Building an aesthetically pleasing structure with captivating elevations and distinctive interiors is everything that constitutes architecture? One is completely mistaken! The urban level is where architecture begins. We frequently picture the skylines of large cities when we think about urban design, but it is not the most significant component of the discipline. At its core, the architecture reflects the surroundings, the individuals who live in it, their cultures and beliefs, as well as how we view the world. It is crucial in defining and reshaping a neighbourhood and a city. The way a neighbourhood is constructed affects how its residents live, either by affecting their mood or their performance, which in turn makes their lives either easier or more unpleasant. As an illustration, a person who drives via a bustling, congested road could feel more drained or irritable than someone who walks along a vibrant road with vegetation on both sides.
A skilled architect recognises that functionality is a key component in enhancing neighbourhood activities. One learns about Lynch’s five elements (paths, edges, nodes, districts, and landmarks) during the learning process. These elements cause the locals to interact and connect to the physical things and environment using the five senses of the human body, changing how they perceive their surroundings.
Mumbai city appears to be a mingling of many traditions and religions at first look. These are some of the most lovely neighbourhoods in Mumbai since they seem to be full of character and intriguing things to do. Previously a collection of seven islands, India’s commercial capital is today a cosmopolitan city. As a tourist, you can admire the impressive heritage artwork and buildings in South Mumbai, the gardens and temples of the Malabar Hills, the opulent malls and eateries in the suburbs, the well-known Sea Link that connects the city to the suburbs of Mumbai, the railways, which are Mumbai’s lifeline and enable citizens to travel to any part of the city. Mumbai is a self-sufficient metropolis, with a variety of clinics, schools, marketplaces, gardens, and other facilities at or close to every ward, as any architect who has studied Mumbai will tell you. With the support of the western, harbour, and central railway lines as well as the eastern and western expressways, it is well linked in the north-south direction. The Santacruz-Chembur and Jogeshwari-Vikhroli connecting roads enhance east-west travel as the metro develops and currently does so.
Mumbai is a single metropolis that was naturally conceived and constructed for the purpose for which it is famous. The western suburbs of south Bombay have a concentration of restaurants, shopping centres, sports arenas, and entertainment venues surrounded by residential neighbourhoods, while the eastern suburbs are home to mills, factories, and a mix of industrial and residential districts. One experiences a sharp difference when travelling through the fort’s small, twisting corridors and over the broad highways of the Bandra-Kurla Complex. Open areas where India’s people may develop together are the main thing the country lacks. Several public areas, including Marine Drive, the Gateway of India, the Hanging Garden, Shivaji Park, and the Lion’s Garden, as well as numerous beaches, border the Arabian Sea shore. However, these public spaces are extremely congested as a result of Mumbai’s growing population. Mumbai should provide well-maintained playground parks and open spaces in every ward to solve this problem. These areas improve the sense of community by fostering connections, bonds, and the development of deep connections that benefit both the community as a whole and the individual.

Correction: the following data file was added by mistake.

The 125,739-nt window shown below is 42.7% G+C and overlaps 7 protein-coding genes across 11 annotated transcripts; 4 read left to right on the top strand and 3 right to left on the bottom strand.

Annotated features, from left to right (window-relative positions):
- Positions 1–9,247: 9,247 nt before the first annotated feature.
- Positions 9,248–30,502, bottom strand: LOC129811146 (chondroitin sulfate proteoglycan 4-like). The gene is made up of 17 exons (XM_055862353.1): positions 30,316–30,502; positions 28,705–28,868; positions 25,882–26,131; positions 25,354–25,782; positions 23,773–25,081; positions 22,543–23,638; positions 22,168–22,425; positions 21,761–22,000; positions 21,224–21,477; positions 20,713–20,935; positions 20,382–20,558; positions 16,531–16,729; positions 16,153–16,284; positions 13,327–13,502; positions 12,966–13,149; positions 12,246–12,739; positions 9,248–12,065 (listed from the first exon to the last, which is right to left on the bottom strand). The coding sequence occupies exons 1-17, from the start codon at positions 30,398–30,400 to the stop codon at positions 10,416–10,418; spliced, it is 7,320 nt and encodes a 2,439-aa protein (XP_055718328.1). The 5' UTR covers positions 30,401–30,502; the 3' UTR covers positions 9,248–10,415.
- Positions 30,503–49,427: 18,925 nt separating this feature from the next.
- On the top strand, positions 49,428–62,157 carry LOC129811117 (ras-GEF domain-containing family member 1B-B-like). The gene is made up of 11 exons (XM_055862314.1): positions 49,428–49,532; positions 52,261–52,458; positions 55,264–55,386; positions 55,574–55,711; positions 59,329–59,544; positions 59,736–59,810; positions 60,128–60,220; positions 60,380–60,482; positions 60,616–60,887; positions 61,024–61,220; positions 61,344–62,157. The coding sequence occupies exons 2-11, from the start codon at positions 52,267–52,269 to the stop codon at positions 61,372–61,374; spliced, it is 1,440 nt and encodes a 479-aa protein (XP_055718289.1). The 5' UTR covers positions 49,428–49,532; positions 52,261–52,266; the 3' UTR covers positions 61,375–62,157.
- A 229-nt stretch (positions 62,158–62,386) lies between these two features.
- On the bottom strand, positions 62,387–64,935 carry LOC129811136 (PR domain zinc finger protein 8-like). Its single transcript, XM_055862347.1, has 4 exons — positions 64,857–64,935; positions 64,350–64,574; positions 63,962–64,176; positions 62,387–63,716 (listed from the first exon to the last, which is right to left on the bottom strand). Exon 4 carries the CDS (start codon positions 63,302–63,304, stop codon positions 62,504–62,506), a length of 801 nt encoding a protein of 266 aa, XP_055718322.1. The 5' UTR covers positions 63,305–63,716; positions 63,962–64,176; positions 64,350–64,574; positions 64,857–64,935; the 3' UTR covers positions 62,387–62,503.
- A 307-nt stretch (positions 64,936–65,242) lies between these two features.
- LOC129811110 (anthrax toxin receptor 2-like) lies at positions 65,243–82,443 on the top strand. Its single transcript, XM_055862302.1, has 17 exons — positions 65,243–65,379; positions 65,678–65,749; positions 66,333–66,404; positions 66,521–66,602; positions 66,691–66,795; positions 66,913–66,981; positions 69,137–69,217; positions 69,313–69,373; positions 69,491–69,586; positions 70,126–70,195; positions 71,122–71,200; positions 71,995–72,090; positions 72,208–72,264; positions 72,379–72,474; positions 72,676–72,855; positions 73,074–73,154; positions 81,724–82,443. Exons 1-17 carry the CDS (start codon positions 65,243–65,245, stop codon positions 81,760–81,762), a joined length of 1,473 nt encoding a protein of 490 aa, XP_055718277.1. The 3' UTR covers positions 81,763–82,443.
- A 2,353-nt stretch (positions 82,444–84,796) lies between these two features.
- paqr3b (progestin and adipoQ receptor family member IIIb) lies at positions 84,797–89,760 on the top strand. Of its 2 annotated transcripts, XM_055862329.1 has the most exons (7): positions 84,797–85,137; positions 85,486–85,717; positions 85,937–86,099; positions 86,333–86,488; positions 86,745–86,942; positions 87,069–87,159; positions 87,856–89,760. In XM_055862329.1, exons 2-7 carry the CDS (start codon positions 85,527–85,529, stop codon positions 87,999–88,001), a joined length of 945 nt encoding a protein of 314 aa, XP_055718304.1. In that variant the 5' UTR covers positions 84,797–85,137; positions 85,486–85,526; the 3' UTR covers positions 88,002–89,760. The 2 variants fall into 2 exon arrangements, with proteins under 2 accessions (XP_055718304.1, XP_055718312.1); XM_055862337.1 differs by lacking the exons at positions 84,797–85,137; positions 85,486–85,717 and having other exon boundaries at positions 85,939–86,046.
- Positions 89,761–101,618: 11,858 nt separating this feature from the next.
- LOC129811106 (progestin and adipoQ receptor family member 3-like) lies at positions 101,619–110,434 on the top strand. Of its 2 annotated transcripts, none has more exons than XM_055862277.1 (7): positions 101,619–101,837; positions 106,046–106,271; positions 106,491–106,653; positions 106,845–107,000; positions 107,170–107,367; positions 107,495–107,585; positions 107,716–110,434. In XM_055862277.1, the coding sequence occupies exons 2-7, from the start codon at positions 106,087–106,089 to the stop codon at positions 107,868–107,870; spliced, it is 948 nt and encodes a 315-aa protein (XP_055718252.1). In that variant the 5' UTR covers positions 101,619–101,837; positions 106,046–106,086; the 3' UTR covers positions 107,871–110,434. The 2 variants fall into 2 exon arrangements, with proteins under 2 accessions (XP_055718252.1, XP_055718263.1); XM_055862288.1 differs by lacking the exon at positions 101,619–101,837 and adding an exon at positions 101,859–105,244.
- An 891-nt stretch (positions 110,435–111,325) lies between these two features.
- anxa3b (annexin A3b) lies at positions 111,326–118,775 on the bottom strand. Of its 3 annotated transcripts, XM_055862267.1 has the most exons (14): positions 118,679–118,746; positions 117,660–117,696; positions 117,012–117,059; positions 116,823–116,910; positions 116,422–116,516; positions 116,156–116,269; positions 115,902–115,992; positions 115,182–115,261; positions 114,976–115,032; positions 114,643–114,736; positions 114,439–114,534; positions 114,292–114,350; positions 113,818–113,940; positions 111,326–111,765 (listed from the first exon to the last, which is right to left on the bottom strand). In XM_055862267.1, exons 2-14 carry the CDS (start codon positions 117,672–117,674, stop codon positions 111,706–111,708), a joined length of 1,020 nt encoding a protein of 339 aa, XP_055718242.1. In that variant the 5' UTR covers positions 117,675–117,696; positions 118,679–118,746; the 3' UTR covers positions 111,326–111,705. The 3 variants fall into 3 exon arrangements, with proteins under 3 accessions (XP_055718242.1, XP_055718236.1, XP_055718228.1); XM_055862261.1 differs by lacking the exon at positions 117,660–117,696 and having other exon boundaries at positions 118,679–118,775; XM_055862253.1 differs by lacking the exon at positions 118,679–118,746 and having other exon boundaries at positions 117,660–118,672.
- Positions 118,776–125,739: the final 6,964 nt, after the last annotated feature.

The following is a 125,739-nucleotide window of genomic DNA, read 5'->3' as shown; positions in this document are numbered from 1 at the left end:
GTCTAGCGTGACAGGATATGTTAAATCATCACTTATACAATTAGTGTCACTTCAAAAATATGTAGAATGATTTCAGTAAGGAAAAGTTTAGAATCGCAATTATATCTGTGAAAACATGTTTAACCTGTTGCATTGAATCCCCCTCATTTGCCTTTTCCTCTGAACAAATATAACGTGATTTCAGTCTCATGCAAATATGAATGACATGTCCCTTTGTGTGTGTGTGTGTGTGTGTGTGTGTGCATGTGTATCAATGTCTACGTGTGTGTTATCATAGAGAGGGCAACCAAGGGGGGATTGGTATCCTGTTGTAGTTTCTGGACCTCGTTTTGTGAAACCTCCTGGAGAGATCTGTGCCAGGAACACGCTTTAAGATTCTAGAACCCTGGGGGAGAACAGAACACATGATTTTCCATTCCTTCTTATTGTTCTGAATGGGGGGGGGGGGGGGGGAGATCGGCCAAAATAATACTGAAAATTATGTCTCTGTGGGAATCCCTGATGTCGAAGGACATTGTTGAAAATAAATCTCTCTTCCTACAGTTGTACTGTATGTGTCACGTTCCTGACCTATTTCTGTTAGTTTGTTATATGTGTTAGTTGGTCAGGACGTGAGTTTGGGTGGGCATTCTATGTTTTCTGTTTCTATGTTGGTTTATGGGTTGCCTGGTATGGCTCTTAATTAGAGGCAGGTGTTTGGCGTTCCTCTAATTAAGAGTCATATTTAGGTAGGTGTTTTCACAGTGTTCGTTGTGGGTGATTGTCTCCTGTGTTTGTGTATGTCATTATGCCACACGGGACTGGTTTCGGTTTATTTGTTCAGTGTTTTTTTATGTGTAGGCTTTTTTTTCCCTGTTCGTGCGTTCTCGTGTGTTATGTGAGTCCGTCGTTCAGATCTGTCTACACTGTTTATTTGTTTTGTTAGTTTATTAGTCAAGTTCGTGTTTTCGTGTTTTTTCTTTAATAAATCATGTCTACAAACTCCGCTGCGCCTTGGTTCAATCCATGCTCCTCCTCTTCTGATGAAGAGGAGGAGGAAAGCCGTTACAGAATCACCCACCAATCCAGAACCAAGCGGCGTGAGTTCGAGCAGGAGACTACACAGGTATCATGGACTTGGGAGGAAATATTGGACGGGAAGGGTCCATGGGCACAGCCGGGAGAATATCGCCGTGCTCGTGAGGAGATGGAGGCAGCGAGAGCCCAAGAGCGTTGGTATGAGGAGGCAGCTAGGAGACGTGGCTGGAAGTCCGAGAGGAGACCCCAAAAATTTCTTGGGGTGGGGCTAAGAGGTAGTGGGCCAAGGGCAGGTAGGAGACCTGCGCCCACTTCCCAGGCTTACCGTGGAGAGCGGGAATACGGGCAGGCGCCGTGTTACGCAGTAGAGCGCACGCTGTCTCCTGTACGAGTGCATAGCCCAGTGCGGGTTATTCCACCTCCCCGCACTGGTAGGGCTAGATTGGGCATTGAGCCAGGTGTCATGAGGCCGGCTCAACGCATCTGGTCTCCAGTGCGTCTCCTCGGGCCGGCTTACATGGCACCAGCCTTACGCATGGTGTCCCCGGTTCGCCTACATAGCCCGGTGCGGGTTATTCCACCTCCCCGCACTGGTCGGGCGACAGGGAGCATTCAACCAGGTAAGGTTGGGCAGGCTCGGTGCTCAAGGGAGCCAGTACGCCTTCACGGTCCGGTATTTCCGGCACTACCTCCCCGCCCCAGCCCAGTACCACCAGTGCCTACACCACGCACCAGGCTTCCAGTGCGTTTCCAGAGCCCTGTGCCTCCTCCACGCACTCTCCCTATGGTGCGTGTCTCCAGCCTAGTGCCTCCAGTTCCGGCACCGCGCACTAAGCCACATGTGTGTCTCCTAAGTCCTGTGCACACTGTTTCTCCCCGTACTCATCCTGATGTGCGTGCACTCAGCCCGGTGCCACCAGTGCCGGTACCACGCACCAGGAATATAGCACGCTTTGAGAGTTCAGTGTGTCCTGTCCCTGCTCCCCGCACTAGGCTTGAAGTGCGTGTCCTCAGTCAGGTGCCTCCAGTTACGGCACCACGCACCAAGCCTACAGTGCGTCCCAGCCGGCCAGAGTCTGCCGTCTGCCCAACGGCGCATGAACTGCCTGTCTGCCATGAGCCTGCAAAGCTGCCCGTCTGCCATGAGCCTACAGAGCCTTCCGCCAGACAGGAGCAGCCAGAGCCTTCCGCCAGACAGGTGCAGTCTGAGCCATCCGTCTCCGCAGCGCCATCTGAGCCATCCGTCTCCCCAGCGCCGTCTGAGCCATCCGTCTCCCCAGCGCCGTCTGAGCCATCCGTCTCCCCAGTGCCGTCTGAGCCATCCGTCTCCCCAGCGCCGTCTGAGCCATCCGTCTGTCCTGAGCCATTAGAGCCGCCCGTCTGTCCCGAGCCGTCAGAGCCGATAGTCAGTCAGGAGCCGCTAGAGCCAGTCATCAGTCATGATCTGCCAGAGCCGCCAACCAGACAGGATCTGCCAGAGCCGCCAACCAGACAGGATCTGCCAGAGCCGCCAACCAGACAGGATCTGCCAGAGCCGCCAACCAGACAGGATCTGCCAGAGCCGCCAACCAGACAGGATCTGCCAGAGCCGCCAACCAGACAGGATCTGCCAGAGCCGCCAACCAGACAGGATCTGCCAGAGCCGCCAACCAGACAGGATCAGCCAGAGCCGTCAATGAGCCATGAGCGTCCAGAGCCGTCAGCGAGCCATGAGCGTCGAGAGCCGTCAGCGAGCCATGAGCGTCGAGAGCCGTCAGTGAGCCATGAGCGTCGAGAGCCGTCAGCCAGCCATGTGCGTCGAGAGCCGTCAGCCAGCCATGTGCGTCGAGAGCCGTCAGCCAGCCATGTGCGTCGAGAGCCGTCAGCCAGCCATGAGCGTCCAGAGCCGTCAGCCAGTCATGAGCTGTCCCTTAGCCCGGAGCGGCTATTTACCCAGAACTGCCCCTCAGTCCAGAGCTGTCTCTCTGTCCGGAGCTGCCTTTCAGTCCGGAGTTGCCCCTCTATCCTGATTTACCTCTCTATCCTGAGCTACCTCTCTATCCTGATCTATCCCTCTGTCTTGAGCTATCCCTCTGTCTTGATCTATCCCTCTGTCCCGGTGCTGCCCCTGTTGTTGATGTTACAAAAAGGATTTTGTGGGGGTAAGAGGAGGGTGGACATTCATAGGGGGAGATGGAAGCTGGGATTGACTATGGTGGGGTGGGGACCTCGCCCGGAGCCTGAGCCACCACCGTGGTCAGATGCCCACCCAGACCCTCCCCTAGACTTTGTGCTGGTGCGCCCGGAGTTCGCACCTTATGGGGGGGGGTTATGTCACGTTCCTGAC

Apart from the predominant Hindu group, Mumbai has a variety of communities. Few to quote: one of the oldest communities, the Kolis along the seashore, has a distinct and distinct way of life. It is also known as the urban village. They live in little dwellings close to one another and celebrate all festivals with great enthusiasm and delight. Zoroastrians have their communities in several regions of Mumbai. They share their culture through modest yet fascinating Iranian cafés in south Mumbai. These groups identify themselves based on ideas and practice, and they evolve in response to society’s changing requirements.
When it comes to change, Mumbai offers a diverse range of architectural styles. From the 18th century to the present, Mumbai has seen neo-classical, Victorian-gothic, art deco, Indo-Saracenic, and contemporary to modernist architectural styles. Although there are numerous types of development, the majority of buildings are made of concrete (residential buildings) and glass (Commercial complexes). Due to the severe constraints imposed by the BMC and the ever-increasing land prices, architects have found it impossible to find and experiment with new materials. It is thought that the antiseptic, concrete environment and uninspired structures of Mumbai promote increased stress levels. Mumbaikars appear to be resistant to this kind of emotion.
However, after you’ve experienced the city’s way of life, you’ll find it tough to leave. Everything is freely available at any time of day or night in the metropolis of dreams and nightmares. Mumbai is difficult to get lost in, which makes it incredibly legible. Mumbai’s landmarks, odours, and conflicts enhance its image and reveal its genuine identity.
Picture 1 ( Mumbai Skyline)
Picture 2 (Kevin Lynch’S five elements which make up a city)
Picture 3 ( Mumbai’s mental map)